As we sat in our classroom at our university writing our seemingly never-ending theses, and were stuck on ideas about what to do once our formal education was over with. The corporate grad-roles didn’t excite us enough, but what did was an idea about riding motorbikes across South America. Fast-forward four months and we were handing over money for three dual-sport bikes in Chile, ready to ride to Colombia. So, this one is for you guys, the fresh-faced students and Gen Ys and Zs who are looking for a little inspiration on ideas for an epic adventure.

You don’t need a fulltime job, lots of money, life experience or even riding experience to partake in such a stint. Of course it helps, but here’s just a bit of advice that will help you on your way. 

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First things first: Your adventure can be student-budget friendly. Our part-time jobs and summer internships allowed us to travel for the entire year of 2018. How? The bikes we bought were solid ADV bikes (Suzuki DR 650, Kawasaki KLR 650 and a Yamaha WR250R). We bought each for $3,000–$3,500. At nearly every city along the way we took them in for servicing and did our own basic mechanical work. This meant by the end of the year we were able to sell them for roughly the same price. No doubt we still gave them a thrashing on epic remote roads and deserts, but if you take reasonable care of them you’ll likely make your money back. To buy and sell the bikes, use Horizons Unlimited (HorizonsUnlimited.com), a huge adventure riding forum which has practically everything you need.

Secondly, we were fully self-sufficient—the most important factor for extending that budget of yours. Our panniers were filled to the brim with all the necessary gear (see list below). All through Argentina and Chile, the more expensive countries in South America, we camped in deserts, on the side of highways, in the mountains and beside rivers. Not only did we have almost two months of camping under the stars each night, but we also didn’t spend a dime on accommodations. Even when we got to cities, hosts from Couchsurfing (CouchSurfing.com) were more than happy to accommodate three smelly Aussies on motos. But for when you’re on the road, here’s a list of essential gear to make your trip run smoothly:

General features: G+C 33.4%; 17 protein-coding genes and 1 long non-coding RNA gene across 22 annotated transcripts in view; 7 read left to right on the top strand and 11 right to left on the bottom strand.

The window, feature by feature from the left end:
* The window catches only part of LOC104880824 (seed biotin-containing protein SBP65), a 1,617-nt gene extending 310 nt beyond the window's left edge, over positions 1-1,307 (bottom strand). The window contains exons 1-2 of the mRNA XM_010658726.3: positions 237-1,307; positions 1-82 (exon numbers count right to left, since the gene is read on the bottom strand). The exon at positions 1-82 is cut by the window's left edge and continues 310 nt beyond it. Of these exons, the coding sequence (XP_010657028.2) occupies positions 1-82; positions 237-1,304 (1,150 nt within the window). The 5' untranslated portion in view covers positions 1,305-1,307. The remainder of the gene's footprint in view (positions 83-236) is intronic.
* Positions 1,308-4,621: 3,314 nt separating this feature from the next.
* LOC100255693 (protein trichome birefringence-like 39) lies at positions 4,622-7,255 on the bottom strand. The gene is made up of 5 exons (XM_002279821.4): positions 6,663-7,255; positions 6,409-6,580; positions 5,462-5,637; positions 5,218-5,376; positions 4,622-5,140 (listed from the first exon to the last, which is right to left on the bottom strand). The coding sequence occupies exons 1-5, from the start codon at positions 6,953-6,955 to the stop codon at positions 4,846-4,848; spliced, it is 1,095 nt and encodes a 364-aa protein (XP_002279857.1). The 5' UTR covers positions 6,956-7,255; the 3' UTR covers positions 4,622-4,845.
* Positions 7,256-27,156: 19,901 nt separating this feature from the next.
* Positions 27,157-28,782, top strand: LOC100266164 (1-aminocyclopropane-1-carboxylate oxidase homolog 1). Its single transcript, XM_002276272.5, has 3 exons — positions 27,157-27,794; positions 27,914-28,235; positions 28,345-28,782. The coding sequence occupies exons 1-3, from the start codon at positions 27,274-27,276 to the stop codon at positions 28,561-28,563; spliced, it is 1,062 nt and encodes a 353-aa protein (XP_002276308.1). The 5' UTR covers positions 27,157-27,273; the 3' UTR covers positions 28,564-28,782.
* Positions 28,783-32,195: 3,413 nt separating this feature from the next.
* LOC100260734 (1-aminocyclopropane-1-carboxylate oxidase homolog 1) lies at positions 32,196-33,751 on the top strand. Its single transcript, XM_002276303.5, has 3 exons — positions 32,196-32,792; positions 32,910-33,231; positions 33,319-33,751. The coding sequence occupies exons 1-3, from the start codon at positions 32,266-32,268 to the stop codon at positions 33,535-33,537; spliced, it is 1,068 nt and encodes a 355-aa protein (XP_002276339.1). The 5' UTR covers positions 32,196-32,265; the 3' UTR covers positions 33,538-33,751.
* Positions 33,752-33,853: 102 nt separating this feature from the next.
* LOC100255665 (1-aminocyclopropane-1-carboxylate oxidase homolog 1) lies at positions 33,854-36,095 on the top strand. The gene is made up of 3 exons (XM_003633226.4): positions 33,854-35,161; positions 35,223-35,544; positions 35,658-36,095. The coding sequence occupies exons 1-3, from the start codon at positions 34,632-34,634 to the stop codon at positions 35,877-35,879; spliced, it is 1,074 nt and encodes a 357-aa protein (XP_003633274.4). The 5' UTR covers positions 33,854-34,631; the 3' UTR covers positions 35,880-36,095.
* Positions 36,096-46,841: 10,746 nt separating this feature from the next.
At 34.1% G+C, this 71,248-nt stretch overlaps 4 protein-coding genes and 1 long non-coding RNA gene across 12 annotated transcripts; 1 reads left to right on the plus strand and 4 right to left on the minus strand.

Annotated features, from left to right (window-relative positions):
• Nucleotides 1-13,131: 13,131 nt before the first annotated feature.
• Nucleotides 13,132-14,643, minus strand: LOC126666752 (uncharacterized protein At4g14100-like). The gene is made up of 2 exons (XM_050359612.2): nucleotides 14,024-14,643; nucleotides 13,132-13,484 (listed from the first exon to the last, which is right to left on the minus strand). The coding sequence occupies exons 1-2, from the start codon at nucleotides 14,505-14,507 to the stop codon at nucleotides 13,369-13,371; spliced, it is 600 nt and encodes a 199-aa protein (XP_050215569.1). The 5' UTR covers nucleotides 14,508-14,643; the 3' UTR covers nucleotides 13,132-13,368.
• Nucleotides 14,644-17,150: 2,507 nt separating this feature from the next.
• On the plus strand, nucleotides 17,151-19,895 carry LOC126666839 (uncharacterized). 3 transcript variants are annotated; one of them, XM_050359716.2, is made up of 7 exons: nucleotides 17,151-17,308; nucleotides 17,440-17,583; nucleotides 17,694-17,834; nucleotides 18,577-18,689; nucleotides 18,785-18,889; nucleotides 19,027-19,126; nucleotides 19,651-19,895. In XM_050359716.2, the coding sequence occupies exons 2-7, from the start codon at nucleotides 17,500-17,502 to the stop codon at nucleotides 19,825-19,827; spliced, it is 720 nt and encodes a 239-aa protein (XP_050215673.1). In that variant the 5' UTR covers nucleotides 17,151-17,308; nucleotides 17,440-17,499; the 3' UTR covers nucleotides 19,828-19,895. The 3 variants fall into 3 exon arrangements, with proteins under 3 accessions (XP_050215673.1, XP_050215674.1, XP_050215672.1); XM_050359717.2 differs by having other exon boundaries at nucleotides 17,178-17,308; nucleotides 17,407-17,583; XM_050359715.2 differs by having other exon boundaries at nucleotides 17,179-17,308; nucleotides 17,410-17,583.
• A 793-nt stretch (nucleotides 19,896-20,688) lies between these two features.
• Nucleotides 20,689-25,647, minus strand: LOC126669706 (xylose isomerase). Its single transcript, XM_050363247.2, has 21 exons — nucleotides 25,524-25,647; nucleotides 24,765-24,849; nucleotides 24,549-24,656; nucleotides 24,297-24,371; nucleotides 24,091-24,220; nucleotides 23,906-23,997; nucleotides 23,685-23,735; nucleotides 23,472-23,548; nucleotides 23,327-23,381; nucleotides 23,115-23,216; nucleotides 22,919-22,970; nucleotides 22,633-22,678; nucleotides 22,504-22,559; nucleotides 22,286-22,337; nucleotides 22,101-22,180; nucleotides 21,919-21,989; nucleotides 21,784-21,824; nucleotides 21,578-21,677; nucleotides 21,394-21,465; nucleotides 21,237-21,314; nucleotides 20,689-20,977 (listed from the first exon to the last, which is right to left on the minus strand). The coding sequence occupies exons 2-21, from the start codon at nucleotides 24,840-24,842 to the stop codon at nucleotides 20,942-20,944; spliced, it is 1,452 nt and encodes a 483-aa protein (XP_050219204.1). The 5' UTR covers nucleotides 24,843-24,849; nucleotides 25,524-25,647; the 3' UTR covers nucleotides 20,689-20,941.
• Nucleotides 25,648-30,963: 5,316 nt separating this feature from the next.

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● 3–4 season tent
● Sleeping bag (rated -8°F or more)
GORETEX jacket
● Down jacket
● Insulated jacket
● Insulated sleeping mat
● Solar panel light (Luci)
● Trangia or hiking stove

No doubt all this gear is expensive, but when you consider the costs it will save you (and experiences it will give you), it makes sense. Additionally, good gear will last 10+ years.

Gnarly experiences are amplified when you’re on a budget. I can’t count the number of shooting stars I’ve seen this year, the isolated deserts we’ve camped in, or the amount of times I’ve been overwhelmed with gratitude, as we slept in the most epic environments ever. This is way better than any hostel in the world. How did we find all these spots? Mostly through the app iOverlander (iOverlander.com). Check it out.

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Once you hit Bolivia, Peru, Ecuador and Colombia, and you feel the need for a warm shower, a bed and maybe some decent food (after all those camping meals), things become amazingly cheaper. So, you can live like royalty if you want.

Back when we were signing the documents to get our bikes, I reflected upon my riding experience. I had ridden a motorbike once, when I was 13, on my cousin’s farm. When I got my Yamaha WR250R, before packing the pannier with gear, I spent two hours in a driveway working out how to use the clutch and change gears. Obviously, Mum wasn’t stoked on this, and you’ll save yourself tons of anxiety if you know how to ride a bike beforehand…. All I’m saying is don’t let a lack of experience stop you. What’s more, to do basic service on a bike, all you need to know is how to turn a spanner and a few other simple tricks. We have an incredible gift as humans to learn new things quickly. So, don’t let that nervous monkey in your brain get to you, give it a crack.

Things will definitely go wrong, and you’ll continuously be frustrated, cold, sweaty, tired, beaten and worn-out. But, most definitely, you’ll learn more in an adventure like this than most of your schooling years. You’ll see corners of the globe so foreign to home that it will blow your mind. You’ll meet people who live opposite lives to yours. You’ll feel humbled, grateful and just plain stoked to be out in the world experiencing these things. What’s more is that this will be your unique adventure, and no one else’s. And that right there is one of the best things in the world.

Get out there.


Pat Corden mini bio portraitAfter landing in South America with no plan or riding experience, Pat Corden has just polished up 10 months riding the length of the continent. He is a travel and adventure photographer who is most inspired by the ocean and the mountains. His passion for true adventure generally takes him to where the road ends and the unknown begins. Dumbthings.co

 

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